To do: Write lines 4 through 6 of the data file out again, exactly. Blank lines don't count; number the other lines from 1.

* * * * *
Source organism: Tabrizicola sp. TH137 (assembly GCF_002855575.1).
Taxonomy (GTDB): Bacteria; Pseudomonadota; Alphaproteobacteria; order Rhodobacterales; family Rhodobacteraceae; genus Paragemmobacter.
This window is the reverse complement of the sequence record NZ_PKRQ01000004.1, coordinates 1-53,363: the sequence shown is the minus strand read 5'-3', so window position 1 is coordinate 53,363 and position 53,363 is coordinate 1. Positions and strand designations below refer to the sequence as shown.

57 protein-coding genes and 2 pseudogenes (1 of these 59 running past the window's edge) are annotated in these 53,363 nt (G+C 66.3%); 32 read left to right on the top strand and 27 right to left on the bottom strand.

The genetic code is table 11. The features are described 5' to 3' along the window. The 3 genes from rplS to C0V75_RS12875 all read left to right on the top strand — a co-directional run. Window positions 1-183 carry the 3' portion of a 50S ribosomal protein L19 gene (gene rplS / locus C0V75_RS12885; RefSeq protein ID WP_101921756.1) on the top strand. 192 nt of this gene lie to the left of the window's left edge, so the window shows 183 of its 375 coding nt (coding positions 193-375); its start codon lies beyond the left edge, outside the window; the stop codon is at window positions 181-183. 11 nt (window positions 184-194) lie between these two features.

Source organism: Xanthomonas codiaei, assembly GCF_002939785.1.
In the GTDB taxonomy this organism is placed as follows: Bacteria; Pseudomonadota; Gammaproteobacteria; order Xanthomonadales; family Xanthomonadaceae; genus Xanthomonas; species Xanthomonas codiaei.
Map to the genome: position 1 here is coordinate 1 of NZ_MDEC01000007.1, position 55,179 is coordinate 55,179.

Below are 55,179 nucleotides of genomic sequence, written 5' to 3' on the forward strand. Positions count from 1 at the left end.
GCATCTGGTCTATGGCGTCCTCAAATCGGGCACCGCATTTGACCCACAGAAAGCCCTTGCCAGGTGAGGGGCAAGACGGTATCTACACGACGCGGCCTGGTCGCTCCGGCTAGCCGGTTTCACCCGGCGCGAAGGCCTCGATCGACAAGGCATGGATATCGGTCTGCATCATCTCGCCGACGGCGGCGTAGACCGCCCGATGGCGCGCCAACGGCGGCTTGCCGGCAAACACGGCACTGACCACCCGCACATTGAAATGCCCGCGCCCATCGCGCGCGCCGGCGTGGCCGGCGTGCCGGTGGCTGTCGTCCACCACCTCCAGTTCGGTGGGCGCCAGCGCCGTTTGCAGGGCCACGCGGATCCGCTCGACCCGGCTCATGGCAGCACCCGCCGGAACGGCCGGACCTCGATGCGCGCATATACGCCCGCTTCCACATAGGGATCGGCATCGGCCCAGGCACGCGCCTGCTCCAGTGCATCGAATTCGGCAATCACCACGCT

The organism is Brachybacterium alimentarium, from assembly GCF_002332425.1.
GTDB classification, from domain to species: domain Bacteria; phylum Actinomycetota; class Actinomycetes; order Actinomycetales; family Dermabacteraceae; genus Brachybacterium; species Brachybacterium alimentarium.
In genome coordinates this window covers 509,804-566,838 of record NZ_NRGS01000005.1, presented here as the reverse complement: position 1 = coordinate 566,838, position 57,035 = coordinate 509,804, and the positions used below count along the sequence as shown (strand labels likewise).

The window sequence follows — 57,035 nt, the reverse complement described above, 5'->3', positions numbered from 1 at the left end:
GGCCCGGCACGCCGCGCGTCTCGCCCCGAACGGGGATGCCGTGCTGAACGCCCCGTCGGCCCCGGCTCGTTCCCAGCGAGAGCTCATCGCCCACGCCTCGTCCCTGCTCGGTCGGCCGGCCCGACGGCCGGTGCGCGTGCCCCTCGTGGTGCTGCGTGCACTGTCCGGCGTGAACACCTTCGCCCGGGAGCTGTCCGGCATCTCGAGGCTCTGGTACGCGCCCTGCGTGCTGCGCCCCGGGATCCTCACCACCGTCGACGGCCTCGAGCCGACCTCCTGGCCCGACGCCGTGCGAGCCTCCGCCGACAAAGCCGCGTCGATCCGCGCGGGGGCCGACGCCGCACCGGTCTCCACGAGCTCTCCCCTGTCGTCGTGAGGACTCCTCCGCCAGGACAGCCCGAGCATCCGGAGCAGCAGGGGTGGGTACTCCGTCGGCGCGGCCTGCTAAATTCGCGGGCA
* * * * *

57 protein-coding genes and 2 pseudogenes (1 of these 59 running past the window's edge) are annotated in these 53,363 nt (G+C 66.3%); 32 read left to right on the top strand and 27 right to left on the bottom strand.

The genetic code is table 11. The features are described 5' to 3' along the window. The 3 genes from rplS to C0V75_RS12875 all read left to right on the top strand — a co-directional run. Window positions 1-183 carry the 3' portion of a 50S ribosomal protein L19 gene (gene rplS / locus C0V75_RS12885; RefSeq protein ID WP_101921756.1) on the top strand. 192 nt of this gene lie to the left of the window's left edge, so the window shows 183 of its 375 coding nt (coding positions 193-375); its start codon lies beyond the left edge, outside the window; the stop codon is at window positions 181-183. 11 nt (window positions 184-194) lie between these two features.

Source organism: Xanthomonas codiaei, assembly GCF_002939785.1.